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Posts Tagged ‘Lexington Avenue’

September 11, 2001,the day the world stopped turning, the day life changed as we knew it.  WHERE WERE YOU?   We remember where we were, who we were with and what we were doing on those days during our lives  that mark an unforgettable event.

September 11, 2001

September 11, 2001 (Photo credit: wallyg)

If you are a baby boomer like me, then you remember that infamous day, November 22, 1963.  I was in high school and an announcement came over the PA system informing us  that President Kennedy had been shot and school was dismissed so we could all go home and be with our families.

Our parents could probably tell us just where they were on Pearl Harbor Day, December 7th 1941 and VJ Day!  Life-altering events are etched in our minds and hearts.

July 21, 1969, “The Eagle Has Landed “-Neil Armstrong walks on the lunar surface. The United States has put a man on the moon.   I was at a lake in Connecticut with my   first husband.  We were visiting a friend of the family, it was a beautiful summer day and I remember the thrill of hearing that news!  Oh boy, it was great to be an American that day!

Some of us even remember where we were the day  John Lennon  was shot. December 8, 1980.  It wasn’t life-altering for me but it certainly was meaningful.

And that brings us to September 11, 2001 – This is my generation’s “A date which will live in infamy”.  Where were you that beautiful September Tuesday?  A day with the clearest of clear blue skies, all the better to see the planes as they careened into our Towers.  It was Primary Day in New York City, a day of  political aspirations and apparently also one of sinister aspirations. 

I was with my husband, Peter and we had just voted in the Primary and as we left the polling place, we stopped to greet one of the candidates standing outside.  As we stood with him, a man rushed up to him and asked if he had heard about the plane that crashed into Grand Central Terminal?  We looked at each other in bewilderment and remarked to each other how could a plane crash into the GCT considering it sits in the middle of some very tall buildings – a plane would have to drop out of the sky straight down.

We got as far as the corner of our street and just then a crosstown bus pulled up so I quickly kissed him goodbye and hopped on the bus to go to work.  I normally took the crosstown bus as far as Lexington Avenue where I would board the Number 6 subway train to 59th Street.  The bus hadn’t even gone one block when it was obvious something was wrong.  Many of the passengers were on cell phones and exclamations of “What?” were heard all around.  One woman was on the phone with her mother who was watching a special report on TV.  This woman began to repeat what she was being told. OMG!  I called Peter immediately and said put the TV on.  The bus got to Lexington Avenue and I decided not to get off.  What I had heard and the smoke that I could see as we reached Lexington Avenue, convinced me that going underground was not a good idea.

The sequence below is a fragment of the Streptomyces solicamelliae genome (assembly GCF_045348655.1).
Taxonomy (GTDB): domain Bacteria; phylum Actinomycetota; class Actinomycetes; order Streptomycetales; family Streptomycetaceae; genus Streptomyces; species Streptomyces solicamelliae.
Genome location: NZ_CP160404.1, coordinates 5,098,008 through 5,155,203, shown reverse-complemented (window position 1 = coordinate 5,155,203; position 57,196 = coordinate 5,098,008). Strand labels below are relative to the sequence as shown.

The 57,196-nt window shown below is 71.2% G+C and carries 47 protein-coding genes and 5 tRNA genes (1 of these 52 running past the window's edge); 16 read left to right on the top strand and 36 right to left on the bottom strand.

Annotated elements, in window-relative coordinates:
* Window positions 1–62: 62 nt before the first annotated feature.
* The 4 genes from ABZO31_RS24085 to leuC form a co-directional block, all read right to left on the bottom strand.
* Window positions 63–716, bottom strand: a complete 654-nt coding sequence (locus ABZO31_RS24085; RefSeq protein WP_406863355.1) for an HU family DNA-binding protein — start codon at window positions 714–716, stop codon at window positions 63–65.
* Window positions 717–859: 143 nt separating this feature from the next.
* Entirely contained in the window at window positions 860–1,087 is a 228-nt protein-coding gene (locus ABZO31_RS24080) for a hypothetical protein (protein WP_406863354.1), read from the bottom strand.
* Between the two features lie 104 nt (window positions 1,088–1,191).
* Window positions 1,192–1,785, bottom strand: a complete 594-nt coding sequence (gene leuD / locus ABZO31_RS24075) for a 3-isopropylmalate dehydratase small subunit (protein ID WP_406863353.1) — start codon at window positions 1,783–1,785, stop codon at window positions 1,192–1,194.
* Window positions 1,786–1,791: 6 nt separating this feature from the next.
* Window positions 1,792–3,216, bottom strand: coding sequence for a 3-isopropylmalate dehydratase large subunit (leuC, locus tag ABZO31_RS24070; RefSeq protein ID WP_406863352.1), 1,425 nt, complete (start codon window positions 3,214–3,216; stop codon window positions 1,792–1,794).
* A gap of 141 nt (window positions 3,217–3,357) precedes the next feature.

I got off at Fifth Avenue, chaos and confusion was rampant. Where were the buses?  My cell phone isn’t working – what should I do?  Should I go to the office and if so, how?  Should I go home?  Panic, terror and desperation brings strangers together and so I got in a cab with 2 other women who were heading south.  We were tense, we looked at our cab driver, he wasn’t an American…

The office was in the cold clutches of uncertainty, misinformation and frustration.  What the hell were we doing here?  The TV wouldn’t work, who had a radio? Even the computers were not giving us any much-needed information.  After less than 2 hours I announced I was going home and advised everyone else to do so.

I walked out onto Madison Avenue into a sea of moving humanity.  The streets were filled with people moving northward in around whatever vehicles were on the road clogged in total gridlock.  I found a pay phone and called home to say I was on my way on foot.  I stopped at a bodega with an ATM machine and to this day I don’t know what inspired me to do so but was so glad I did.  I had a premonition that everything was going to be frozen.  I wasn’t far from wrong as shortly thereafter, Manhattan went into virtual lockdown.  You couldn’t get on the island and you couldn’t really get out so easily.  We didn’t want to leave, we ended up glued to the television for the rest of the day and night.  We fielded calls from friends around the country who wanted to make sure we were safe.

My friend Gail didn’t want to be alone, so she came over.  Every television in the apartment was on tuned to different stations.  My cousin Christine wanted to be with us, so she came over. Nobody was leaving, we clung to each other while crying and wailing the same montra over and over again, “Oh my God”.  

Helen called me and suggested we walk to Lenox Hill Hospital and give blood.  So I left with her filed with good intentions only to be turned away – No blood needed – No survivors!

I went back home in shock.  My daughter was living on East 27th Street and she was ensconced safely in her apartment.  Her aunt and cousin joined her to spend the night.  There is such comfort in sharing with those you care about and love, whether it be some joyful news or some tragedy.

That’s how I spent September 11, 2001, I will never forget it.  Where were you?  Let us know.

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